\[\mathbf{T}(s) = \underbrace{\exp\left( \boldsymbol{\xi}_k(s)^\wedge \right)}_{\in \, SE(3)} \mathbf{T}(s_k)\]

This allows us to rewrite our differential equations with respect to the local variables as \(\frac{d}{ds} \begin{bmatrix} \boldsymbol{\xi}_k(s) \\ \boldsymbol{\psi}_k(s) \end{bmatrix} = \begin{bmatrix} \mathbf{0} & \mathbf{1} \\ \mathbf{0} & \mathbf{0} \end{bmatrix} \underbrace{\begin{bmatrix} \boldsymbol{\xi}_k(s) \\ \boldsymbol{\psi}_k(s) \end{bmatrix}}_{\boldsymbol{\gamma}_k(s)} + \begin{bmatrix} \mathbf{0} \\ \mathbf{1} \end{bmatrix} \mathbf{w}_k(s)\)

where \(\boldsymbol{\psi}_k(s)\) is the derivative of the local pose, \(\boldsymbol{\gamma}_k(s)\) is the Markovian state and \(\mathbf{w}_k(s)\) is again a zero-mean Gaussian process.

Integrating this equation in closed form yields us the following Gaussian process:

\[\boldsymbol{\gamma}_k(s) \sim \mathcal{GP} \bigl( \underbrace{\boldsymbol{\Phi}(s,s_k) \check{\boldsymbol{\gamma}}_k(s_k)}_{\rm mean~function}, \underbrace{\boldsymbol{\Phi}(s,s_k) \check{\mathbf{P}}(s_k) \boldsymbol{\Phi}(s,s_k)^T + \mathbf{Q}(s-s_k)}_{\rm covariance~function} \bigr)\]

where \(\boldsymbol{\Phi}(s,s^\prime)\) is the transition function, \(\mathbf{Q}(s-s^\prime)\) is the covariance between two arclengths, and \(\check{\boldsymbol{\gamma}}_k(s_k)\) and \(\check{\mathbf{P}}(s_k)\) are the initial mean and covariance at the start of the local Gaussian process.

Given the expression for our Gaussian process, we can now construct an overall cost function, which depends on our state variables and whose minimum will be the posterior distribution of possible robot states.

This cost function consists of two parts, one for the prior and one for measurements. For the prior, cost terms are added relating two neighbouring discrete states, penalizing deviations from our prior mean. For the measurements, terms are added, which relate sensor readings of the shape or strain at specific arclengths to the corresponding discrete states. Both cost terms are visualized as black dots in the factor graphs below.


For the sake of space, we won’t go into too much detail within this blogpost and refer interested readers to the derivations in our paper. The total cost to minimize can be obtained by summing up all individual cost terms. The resulting most-likely system state can be obtained by minimizing the resulting cost function with respect to the state variables:

\[\hat{\mathbf{x}} = \mbox{arg}\min_{\mathbf{x}} \sum_{k=1}^K J_{p,k} + \sum_{k=0}^K J_{m,k}\]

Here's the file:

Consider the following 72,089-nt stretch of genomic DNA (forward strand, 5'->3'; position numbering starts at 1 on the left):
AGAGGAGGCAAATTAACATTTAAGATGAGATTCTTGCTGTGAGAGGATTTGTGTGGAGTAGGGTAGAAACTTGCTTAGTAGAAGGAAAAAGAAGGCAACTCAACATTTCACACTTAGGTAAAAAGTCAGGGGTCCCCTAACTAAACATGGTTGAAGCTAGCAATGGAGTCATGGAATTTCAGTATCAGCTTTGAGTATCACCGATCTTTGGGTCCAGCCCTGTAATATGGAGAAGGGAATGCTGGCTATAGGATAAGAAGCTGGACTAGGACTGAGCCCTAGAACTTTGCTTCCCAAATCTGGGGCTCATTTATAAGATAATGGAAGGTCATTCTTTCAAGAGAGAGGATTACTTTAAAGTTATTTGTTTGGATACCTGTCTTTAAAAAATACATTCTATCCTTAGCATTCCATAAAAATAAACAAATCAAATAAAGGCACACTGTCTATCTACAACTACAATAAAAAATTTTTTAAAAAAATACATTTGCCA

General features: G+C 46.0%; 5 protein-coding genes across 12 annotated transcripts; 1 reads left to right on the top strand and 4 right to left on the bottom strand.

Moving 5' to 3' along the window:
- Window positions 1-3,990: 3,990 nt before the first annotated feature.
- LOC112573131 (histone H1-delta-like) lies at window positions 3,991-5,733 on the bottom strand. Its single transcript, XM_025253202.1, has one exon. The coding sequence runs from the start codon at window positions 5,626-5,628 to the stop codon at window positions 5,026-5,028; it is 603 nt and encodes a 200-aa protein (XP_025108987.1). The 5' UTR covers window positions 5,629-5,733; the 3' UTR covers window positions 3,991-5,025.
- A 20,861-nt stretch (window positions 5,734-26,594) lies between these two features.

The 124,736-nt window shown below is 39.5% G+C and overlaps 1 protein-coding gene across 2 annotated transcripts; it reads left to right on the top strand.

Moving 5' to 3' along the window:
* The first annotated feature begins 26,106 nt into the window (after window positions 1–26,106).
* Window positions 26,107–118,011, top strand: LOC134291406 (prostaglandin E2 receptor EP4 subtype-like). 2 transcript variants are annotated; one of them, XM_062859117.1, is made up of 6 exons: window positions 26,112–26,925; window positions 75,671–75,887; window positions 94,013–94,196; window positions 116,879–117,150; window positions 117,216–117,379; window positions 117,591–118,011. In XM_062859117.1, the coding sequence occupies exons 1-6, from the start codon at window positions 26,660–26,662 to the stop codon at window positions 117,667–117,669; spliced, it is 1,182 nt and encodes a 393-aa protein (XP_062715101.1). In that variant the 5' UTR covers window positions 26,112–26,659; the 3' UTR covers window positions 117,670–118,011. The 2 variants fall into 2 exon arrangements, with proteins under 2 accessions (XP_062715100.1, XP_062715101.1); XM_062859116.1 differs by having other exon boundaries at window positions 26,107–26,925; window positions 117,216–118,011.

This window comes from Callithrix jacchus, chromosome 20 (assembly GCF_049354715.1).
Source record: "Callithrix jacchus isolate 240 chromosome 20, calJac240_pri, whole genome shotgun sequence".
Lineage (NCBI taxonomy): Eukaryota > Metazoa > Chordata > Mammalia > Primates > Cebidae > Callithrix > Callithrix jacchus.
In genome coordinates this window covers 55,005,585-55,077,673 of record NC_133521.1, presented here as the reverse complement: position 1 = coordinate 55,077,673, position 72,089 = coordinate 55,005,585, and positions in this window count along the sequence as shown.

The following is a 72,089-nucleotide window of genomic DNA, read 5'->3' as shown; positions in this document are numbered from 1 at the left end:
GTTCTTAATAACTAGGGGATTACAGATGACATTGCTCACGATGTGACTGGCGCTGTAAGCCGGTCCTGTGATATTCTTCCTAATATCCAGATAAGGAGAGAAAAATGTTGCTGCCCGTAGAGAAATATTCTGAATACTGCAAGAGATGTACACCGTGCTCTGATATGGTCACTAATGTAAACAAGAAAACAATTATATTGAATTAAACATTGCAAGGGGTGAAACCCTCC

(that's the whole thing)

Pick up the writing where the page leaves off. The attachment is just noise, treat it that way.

This optimization can be performed by solving the linearized problem iteratively, for which the resulting system exhibits a highly sparse form that allows for efficient and fast computations. After the optimization, uncertainty information about the resulting estimate can be obtained using Laplace approximation. The details are again omitted here, but can be found in our paper.

Results and Conclusion

The figure below shows our state estimation approach in action to estimate the state of a two-segment tendon-driven continuum robot using two discrete pose measurements (located at the end of each segment).


The resulting continuous shape estimate is shown with colored frames, while ground truth measurements are shown in gray. On the right, the \(x\)-, \(y\)- and \(z\)-components of the robot’s position and orientation with respect to its arclength are shown. The plots show the mean of the posterior distribution along with the 3$\sigma$ uncertainty envelopes and ground truth data (cross marks).

To summarize, the main benefits of our proposed approach are its universal applicability to most types of continuum robots, its fast computation times as well as the ability to interpolate the robot’s state and uncertainties at any arclength in a straightforward manner.

Further Reading: You can check out the theoretical and implementation details as well as our achieved results (both in simulation and experiments) in our open access publication1. For further reading on the state estimation in robotics, we point the reader to Tim Barfoot’s book on state estimation, which can serve as an excellent starting point and resource. Paper


  1. Lilge S, Barfoot TD, Burgner-Kahrs J: Continuum robot state estimation using Gaussian process regression on SE(3). The International Journal of Robotics Research, 41(13-14):1099-1120, 2022. doi: 10.1177/02783649221128843  2

  2. Anderson S, Barfoot TD: Full STEAM Ahead: exactly sparse Gaussian process regression for batch continuous-time trajectory estimation on SE(3). IEEE/RSJ international conference on intelligent robots and systems (IROS), 2015. doi: 10.1109/IROS.2015.7353368